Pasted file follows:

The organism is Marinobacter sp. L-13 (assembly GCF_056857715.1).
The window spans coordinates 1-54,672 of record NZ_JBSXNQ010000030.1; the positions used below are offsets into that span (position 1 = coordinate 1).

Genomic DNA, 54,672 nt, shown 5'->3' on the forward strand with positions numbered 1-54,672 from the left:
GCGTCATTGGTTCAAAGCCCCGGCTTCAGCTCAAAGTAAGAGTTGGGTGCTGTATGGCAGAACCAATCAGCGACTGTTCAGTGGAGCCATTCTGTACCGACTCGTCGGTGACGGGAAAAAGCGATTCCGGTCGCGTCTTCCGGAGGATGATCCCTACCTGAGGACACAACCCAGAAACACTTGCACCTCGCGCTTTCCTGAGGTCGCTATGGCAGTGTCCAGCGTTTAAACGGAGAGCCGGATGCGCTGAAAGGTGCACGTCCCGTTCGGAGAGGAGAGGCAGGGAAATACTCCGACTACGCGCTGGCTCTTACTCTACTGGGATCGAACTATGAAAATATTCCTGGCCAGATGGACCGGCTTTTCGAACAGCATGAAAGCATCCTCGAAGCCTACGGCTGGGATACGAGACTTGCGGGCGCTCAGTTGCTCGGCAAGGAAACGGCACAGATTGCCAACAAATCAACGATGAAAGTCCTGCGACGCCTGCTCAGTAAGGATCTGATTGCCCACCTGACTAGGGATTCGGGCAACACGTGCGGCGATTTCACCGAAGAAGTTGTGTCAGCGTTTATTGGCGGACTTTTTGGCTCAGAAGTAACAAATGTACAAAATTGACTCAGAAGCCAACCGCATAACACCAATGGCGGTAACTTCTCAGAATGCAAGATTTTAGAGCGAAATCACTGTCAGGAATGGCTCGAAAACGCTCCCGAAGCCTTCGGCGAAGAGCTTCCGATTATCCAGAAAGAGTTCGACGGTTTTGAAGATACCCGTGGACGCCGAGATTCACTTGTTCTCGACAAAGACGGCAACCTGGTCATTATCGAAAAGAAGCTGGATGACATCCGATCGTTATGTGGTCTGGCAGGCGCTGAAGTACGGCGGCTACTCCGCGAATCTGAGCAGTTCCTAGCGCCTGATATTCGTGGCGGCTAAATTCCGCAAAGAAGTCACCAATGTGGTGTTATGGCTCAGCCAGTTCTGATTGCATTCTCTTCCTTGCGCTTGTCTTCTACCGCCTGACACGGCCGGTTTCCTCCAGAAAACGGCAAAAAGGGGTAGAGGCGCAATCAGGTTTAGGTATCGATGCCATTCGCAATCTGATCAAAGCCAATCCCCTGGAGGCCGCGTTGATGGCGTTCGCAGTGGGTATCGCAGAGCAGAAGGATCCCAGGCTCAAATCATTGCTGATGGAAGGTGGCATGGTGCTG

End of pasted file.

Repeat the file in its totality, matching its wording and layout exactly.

The organism is Marinobacter sp. L-13 (assembly GCF_056857715.1).
The window spans coordinates 1-54,672 of record NZ_JBSXNQ010000030.1; the positions used below are offsets into that span (position 1 = coordinate 1).

Genomic DNA, 54,672 nt, shown 5'->3' on the forward strand with positions numbered 1-54,672 from the left:
GCGTCATTGGTTCAAAGCCCCGGCTTCAGCTCAAAGTAAGAGTTGGGTGCTGTATGGCAGAACCAATCAGCGACTGTTCAGTGGAGCCATTCTGTACCGACTCGTCGGTGACGGGAAAAAGCGATTCCGGTCGCGTCTTCCGGAGGATGATCCCTACCTGAGGACACAACCCAGAAACACTTGCACCTCGCGCTTTCCTGAGGTCGCTATGGCAGTGTCCAGCGTTTAAACGGAGAGCCGGATGCGCTGAAAGGTGCACGTCCCGTTCGGAGAGGAGAGGCAGGGAAATACTCCGACTACGCGCTGGCTCTTACTCTACTGGGATCGAACTATGAAAATATTCCTGGCCAGATGGACCGGCTTTTCGAACAGCATGAAAGCATCCTCGAAGCCTACGGCTGGGATACGAGACTTGCGGGCGCTCAGTTGCTCGGCAAGGAAACGGCACAGATTGCCAACAAATCAACGATGAAAGTCCTGCGACGCCTGCTCAGTAAGGATCTGATTGCCCACCTGACTAGGGATTCGGGCAACACGTGCGGCGATTTCACCGAAGAAGTTGTGTCAGCGTTTATTGGCGGACTTTTTGGCTCAGAAGTAACAAATGTACAAAATTGACTCAGAAGCCAACCGCATAACACCAATGGCGGTAACTTCTCAGAATGCAAGATTTTAGAGCGAAATCACTGTCAGGAATGGCTCGAAAACGCTCCCGAAGCCTTCGGCGAAGAGCTTCCGATTATCCAGAAAGAGTTCGACGGTTTTGAAGATACCCGTGGACGCCGAGATTCACTTGTTCTCGACAAAGACGGCAACCTGGTCATTATCGAAAAGAAGCTGGATGACATCCGATCGTTATGTGGTCTGGCAGGCGCTGAAGTACGGCGGCTACTCCGCGAATCTGAGCAGTTCCTAGCGCCTGATATTCGTGGCGGCTAAATTCCGCAAAGAAGTCACCAATGTGGTGTTATGGCTCAGCCAGTTCTGATTGCATTCTCTTCCTTGCGCTTGTCTTCTACCGCCTGACACGGCCGGTTTCCTCCAGAAAACGGCAAAAAGGGGTAGAGGCGCAATCAGGTTTAGGTATCGATGCCATTCGCAATCTGATCAAAGCCAATCCCCTGGAGGCCGCGTTGATGGCGTTCGCAGTGGGTATCGCAGAGCAGAAGGATCCCAGGCTCAAATCATTGCTGATGGAAGGTGGCATGGTGCTG